The folding and bending is done by (tremendous and precise) human power, and spinning is a very, very old, pre-Roman technology, apparently attributed to the Indus valley civilization, then developed further by the Iranian Empire, and perfected to what it is today by the Ottoman Empire.

The source of power was water wheels or livestock before motors or steam engines took on.

Spinning also does not decrease quality, unlike pressing.

I hope this answers your spinning question.

We have many products that are not made by spinning, but only by hammer forging, -maybe half of our products- notable ones are the BBT-class fish kettles or the EST-class stockpots that just can’t be made by spinning.

Our company owner Emir works on each BBT kettle, for example, as only 2 of our staff know the outlines of the BBT, and where / how to hammer.

Thanking you for your interest in our products,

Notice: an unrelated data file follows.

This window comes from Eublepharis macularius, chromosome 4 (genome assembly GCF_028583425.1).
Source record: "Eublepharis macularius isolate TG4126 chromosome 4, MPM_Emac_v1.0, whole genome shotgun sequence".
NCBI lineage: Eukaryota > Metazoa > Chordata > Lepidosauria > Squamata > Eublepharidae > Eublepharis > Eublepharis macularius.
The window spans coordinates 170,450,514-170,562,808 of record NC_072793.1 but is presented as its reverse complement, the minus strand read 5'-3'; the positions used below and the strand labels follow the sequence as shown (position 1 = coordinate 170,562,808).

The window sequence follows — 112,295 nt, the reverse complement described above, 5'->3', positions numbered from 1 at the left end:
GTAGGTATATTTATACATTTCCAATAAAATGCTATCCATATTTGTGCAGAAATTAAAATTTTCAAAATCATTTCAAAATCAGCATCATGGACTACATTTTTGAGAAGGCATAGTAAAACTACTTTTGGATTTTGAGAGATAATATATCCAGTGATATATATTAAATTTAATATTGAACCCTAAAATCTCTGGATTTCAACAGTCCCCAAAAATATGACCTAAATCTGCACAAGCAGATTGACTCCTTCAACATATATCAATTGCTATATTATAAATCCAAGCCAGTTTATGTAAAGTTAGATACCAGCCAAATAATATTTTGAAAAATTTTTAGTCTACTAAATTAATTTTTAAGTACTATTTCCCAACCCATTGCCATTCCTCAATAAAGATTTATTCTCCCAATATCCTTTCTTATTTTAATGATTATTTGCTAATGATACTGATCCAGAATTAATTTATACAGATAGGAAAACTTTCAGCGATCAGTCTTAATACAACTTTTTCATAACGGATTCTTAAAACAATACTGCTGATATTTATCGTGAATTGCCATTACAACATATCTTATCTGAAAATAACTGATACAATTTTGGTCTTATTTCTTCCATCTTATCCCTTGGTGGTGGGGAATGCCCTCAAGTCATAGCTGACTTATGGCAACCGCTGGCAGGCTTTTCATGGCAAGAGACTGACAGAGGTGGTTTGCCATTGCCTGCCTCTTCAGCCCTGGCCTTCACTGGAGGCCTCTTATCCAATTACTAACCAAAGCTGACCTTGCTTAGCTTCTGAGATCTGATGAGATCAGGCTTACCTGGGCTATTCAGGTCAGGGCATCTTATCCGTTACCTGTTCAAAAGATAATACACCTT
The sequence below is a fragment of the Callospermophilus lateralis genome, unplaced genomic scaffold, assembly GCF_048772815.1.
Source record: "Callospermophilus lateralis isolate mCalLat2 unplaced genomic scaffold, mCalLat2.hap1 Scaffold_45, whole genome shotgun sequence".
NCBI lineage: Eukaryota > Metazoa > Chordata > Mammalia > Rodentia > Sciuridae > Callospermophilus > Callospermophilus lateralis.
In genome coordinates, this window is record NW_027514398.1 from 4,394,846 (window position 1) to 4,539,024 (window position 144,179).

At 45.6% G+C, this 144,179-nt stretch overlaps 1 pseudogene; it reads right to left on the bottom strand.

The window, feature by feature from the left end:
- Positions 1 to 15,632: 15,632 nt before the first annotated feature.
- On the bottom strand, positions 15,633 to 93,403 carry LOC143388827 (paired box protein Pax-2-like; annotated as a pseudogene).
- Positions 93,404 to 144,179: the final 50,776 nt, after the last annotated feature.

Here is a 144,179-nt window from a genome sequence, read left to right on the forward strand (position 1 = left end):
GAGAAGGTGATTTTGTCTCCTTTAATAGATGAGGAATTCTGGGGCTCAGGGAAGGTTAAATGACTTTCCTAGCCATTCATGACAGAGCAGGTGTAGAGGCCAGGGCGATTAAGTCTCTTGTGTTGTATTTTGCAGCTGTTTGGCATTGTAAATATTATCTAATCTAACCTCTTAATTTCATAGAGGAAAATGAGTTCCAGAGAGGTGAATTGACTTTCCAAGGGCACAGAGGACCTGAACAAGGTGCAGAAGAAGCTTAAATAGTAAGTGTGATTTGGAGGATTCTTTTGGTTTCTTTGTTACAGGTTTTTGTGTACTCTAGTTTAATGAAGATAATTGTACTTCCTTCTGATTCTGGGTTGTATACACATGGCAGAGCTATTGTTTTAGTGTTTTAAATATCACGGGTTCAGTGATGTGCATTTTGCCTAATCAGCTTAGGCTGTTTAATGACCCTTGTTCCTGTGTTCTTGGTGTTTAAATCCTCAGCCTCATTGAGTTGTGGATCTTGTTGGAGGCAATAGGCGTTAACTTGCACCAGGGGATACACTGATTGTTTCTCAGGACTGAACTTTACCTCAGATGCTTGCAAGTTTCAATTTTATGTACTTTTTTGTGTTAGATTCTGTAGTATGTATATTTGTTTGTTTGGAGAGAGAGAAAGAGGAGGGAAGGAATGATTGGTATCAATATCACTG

Sincerely,

Burak AYAZ
Bar&Coffeeware Responsible Manager
+90 216 330 0030
www.soy.com.tr
info@soy.com.tr
facebook.com/soyturkiye


To: info@soy.com.tr

From: Me

Date: 14 October 2019

Subject: Re: Handmade?

Hello Burak — Thank you for your reply. I own three Soy skillets and I collect copper cookware. I’m familiar with the technique of spinning and I recognize the hand-work involved with pushing the metal into shape. Copper cookware companies like Mauviel, Falk, and Baumalu use lathes and call their products hand-made, as you do.

It is not the use of the lathe that I am questioning, it is that you use a lathe while your website specifically says that you do not.

On this page (https://soy-turkiye.myshopify.com/collections/soy-ast-series-saute-pans) you say that your Pro line is not spun:

“No press or even spinning is involved”

And on this page (https://soy-turkiye.myshopify.com/collections/soy-nt-frying-pan-soy-pro-cookware) you say your silver pans are shaped entirely with hammer and mallet, which if they are spun cannot be true:

“the form will then be shaped entirely by hammer and mallet, until the ideal shape is reached.”

Again, I don’t criticize you for using a spinning lathe. I just don’t think you should say “no spinning is involved” and “shaped entirely by hammer and mallet” when those statements are not true.

Will you change the statements on these pages to be correct?


To: Me

From: info@soy.com.tr

Date: 14 October 2019

Subject: Re: Handmade?

Good morning,

Are your Soy cookware registered, if yes, what are their serial numbers?